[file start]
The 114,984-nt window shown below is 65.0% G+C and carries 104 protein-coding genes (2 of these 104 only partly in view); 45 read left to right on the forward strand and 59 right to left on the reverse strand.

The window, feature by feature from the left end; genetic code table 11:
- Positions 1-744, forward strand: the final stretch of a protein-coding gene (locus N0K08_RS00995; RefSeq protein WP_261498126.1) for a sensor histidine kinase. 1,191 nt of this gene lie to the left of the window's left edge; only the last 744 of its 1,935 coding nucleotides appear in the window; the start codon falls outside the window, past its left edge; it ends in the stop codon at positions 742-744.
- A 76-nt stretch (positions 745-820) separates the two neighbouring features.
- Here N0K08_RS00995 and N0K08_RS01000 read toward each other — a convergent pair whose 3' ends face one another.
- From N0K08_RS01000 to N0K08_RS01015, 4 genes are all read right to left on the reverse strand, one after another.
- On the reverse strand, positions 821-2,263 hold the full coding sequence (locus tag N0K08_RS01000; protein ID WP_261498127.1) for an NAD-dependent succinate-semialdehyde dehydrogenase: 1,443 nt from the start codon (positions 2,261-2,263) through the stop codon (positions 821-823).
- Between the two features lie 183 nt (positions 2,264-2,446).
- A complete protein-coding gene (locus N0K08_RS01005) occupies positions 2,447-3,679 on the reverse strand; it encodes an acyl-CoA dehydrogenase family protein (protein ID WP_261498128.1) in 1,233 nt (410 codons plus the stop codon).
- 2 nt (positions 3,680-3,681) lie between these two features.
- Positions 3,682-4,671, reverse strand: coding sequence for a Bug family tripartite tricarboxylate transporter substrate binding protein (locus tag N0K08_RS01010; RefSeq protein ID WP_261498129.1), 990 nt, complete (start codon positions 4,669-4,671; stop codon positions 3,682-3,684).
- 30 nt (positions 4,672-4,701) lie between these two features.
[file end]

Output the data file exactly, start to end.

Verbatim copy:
The 114,984-nt window shown below is 65.0% G+C and carries 104 protein-coding genes (2 of these 104 only partly in view); 45 read left to right on the forward strand and 59 right to left on the reverse strand.

The window, feature by feature from the left end; genetic code table 11:
- Positions 1-744, forward strand: the final stretch of a protein-coding gene (locus N0K08_RS00995; RefSeq protein WP_261498126.1) for a sensor histidine kinase. 1,191 nt of this gene lie to the left of the window's left edge; only the last 744 of its 1,935 coding nucleotides appear in the window; the start codon falls outside the window, past its left edge; it ends in the stop codon at positions 742-744.
- A 76-nt stretch (positions 745-820) separates the two neighbouring features.
- Here N0K08_RS00995 and N0K08_RS01000 read toward each other — a convergent pair whose 3' ends face one another.
- From N0K08_RS01000 to N0K08_RS01015, 4 genes are all read right to left on the reverse strand, one after another.
- On the reverse strand, positions 821-2,263 hold the full coding sequence (locus tag N0K08_RS01000; protein ID WP_261498127.1) for an NAD-dependent succinate-semialdehyde dehydrogenase: 1,443 nt from the start codon (positions 2,261-2,263) through the stop codon (positions 821-823).
- Between the two features lie 183 nt (positions 2,264-2,446).
- A complete protein-coding gene (locus N0K08_RS01005) occupies positions 2,447-3,679 on the reverse strand; it encodes an acyl-CoA dehydrogenase family protein (protein ID WP_261498128.1) in 1,233 nt (410 codons plus the stop codon).
- 2 nt (positions 3,680-3,681) lie between these two features.
- Positions 3,682-4,671, reverse strand: coding sequence for a Bug family tripartite tricarboxylate transporter substrate binding protein (locus tag N0K08_RS01010; RefSeq protein ID WP_261498129.1), 990 nt, complete (start codon positions 4,669-4,671; stop codon positions 3,682-3,684).
- 30 nt (positions 4,672-4,701) lie between these two features.